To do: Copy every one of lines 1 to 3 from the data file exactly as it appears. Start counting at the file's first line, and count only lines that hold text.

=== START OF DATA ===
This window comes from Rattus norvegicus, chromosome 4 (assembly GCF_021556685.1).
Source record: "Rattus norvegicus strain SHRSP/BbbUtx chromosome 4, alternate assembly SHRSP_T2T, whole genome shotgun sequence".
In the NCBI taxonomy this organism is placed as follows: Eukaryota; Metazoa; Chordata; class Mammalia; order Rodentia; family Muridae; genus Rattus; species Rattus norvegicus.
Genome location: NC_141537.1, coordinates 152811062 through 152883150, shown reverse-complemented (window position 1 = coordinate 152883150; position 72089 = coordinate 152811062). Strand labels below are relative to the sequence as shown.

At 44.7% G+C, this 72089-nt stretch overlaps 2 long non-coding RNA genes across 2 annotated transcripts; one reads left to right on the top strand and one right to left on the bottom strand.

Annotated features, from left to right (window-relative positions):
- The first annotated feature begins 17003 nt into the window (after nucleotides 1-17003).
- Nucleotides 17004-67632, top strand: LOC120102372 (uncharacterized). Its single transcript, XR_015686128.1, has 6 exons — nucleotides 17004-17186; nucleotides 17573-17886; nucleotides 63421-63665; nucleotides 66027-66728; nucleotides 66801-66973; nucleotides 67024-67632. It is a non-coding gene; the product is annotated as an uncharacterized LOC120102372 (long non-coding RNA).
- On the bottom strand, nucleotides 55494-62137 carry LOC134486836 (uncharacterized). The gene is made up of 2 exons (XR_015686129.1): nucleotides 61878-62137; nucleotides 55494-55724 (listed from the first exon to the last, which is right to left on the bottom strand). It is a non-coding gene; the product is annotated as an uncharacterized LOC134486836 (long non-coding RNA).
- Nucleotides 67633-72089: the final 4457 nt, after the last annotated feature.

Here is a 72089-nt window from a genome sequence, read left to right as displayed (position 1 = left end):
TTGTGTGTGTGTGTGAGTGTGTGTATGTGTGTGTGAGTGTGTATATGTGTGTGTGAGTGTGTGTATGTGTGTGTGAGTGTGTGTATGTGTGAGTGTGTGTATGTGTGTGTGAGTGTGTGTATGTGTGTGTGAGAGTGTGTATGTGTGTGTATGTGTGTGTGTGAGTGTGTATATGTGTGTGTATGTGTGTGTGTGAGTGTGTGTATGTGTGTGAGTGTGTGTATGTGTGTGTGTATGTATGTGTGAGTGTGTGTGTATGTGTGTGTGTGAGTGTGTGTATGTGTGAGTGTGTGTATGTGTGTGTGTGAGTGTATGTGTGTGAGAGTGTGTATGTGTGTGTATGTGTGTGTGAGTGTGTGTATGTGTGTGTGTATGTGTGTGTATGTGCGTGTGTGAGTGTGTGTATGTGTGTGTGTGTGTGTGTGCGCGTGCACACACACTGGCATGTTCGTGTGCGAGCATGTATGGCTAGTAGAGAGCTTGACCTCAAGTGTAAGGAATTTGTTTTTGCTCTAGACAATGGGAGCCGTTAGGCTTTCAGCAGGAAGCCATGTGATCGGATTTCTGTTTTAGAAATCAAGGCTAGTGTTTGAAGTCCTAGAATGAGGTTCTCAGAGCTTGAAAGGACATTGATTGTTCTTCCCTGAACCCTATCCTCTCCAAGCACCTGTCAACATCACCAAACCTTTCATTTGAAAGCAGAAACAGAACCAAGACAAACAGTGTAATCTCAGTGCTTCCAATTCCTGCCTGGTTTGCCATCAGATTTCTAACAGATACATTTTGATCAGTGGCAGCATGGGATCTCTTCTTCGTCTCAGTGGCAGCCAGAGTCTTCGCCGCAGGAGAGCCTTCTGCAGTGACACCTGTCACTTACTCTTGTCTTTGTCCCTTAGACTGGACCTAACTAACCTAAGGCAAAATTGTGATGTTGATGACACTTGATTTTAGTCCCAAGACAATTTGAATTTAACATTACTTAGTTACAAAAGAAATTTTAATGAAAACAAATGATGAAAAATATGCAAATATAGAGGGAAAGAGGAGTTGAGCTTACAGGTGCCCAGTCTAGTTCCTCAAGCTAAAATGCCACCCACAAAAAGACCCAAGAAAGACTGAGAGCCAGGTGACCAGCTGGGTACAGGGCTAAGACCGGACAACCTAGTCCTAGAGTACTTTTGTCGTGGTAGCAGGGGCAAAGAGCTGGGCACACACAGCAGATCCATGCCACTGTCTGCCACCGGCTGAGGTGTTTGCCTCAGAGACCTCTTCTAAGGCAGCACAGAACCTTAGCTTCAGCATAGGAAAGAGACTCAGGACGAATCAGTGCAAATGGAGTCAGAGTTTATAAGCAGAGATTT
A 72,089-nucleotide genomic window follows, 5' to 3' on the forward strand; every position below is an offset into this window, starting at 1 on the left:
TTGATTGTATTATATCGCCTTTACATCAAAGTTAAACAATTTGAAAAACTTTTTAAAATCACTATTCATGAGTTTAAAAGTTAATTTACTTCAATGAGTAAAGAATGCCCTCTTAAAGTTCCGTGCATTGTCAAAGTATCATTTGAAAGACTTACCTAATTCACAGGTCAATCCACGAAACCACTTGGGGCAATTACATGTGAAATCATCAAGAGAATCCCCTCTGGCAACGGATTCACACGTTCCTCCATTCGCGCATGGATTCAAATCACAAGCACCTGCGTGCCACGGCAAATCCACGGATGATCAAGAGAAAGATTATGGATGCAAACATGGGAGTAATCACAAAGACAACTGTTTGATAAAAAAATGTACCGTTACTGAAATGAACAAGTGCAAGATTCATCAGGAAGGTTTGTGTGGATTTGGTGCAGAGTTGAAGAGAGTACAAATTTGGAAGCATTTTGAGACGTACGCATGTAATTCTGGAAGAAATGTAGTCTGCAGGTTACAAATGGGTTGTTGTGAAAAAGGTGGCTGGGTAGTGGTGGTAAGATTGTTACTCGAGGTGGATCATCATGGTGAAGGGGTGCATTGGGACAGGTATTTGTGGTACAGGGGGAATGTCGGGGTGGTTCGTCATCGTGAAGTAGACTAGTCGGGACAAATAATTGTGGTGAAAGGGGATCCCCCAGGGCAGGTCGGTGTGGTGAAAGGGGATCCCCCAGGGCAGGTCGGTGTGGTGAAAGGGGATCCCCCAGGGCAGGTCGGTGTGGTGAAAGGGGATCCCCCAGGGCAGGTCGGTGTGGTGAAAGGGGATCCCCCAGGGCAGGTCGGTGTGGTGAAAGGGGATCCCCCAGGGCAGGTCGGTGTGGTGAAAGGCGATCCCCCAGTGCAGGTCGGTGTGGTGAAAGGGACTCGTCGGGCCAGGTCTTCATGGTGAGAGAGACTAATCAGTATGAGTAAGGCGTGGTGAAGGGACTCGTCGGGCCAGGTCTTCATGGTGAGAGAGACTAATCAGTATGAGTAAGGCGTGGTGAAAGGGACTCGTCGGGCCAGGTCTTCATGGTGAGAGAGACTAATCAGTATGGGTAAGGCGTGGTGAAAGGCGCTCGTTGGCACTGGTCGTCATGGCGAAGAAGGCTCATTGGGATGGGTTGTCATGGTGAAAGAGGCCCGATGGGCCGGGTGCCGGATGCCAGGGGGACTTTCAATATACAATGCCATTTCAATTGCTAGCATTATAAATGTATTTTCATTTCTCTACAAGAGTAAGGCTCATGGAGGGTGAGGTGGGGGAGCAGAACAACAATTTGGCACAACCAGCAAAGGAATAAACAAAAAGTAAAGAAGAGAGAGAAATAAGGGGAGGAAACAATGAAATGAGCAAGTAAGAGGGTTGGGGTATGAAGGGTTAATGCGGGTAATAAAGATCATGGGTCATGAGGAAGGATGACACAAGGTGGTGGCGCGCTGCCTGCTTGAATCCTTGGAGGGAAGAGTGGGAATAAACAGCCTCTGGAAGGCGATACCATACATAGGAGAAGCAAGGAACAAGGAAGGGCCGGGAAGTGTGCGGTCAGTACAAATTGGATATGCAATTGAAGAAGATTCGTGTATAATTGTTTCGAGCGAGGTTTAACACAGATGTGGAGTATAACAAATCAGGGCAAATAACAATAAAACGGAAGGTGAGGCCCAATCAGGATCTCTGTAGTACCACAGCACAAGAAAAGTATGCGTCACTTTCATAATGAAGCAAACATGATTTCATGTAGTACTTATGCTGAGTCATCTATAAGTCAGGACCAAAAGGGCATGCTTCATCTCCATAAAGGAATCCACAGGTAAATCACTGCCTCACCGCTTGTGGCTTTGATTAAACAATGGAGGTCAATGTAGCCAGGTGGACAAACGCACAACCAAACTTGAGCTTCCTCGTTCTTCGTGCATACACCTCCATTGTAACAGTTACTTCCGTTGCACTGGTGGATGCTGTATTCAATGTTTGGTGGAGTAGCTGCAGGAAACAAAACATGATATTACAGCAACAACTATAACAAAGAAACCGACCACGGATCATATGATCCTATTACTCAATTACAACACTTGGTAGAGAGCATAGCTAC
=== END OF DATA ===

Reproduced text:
This window comes from Rattus norvegicus, chromosome 4 (assembly GCF_021556685.1).
Source record: "Rattus norvegicus strain SHRSP/BbbUtx chromosome 4, alternate assembly SHRSP_T2T, whole genome shotgun sequence".
In the NCBI taxonomy this organism is placed as follows: Eukaryota; Metazoa; Chordata; class Mammalia; order Rodentia; family Muridae; genus Rattus; species Rattus norvegicus.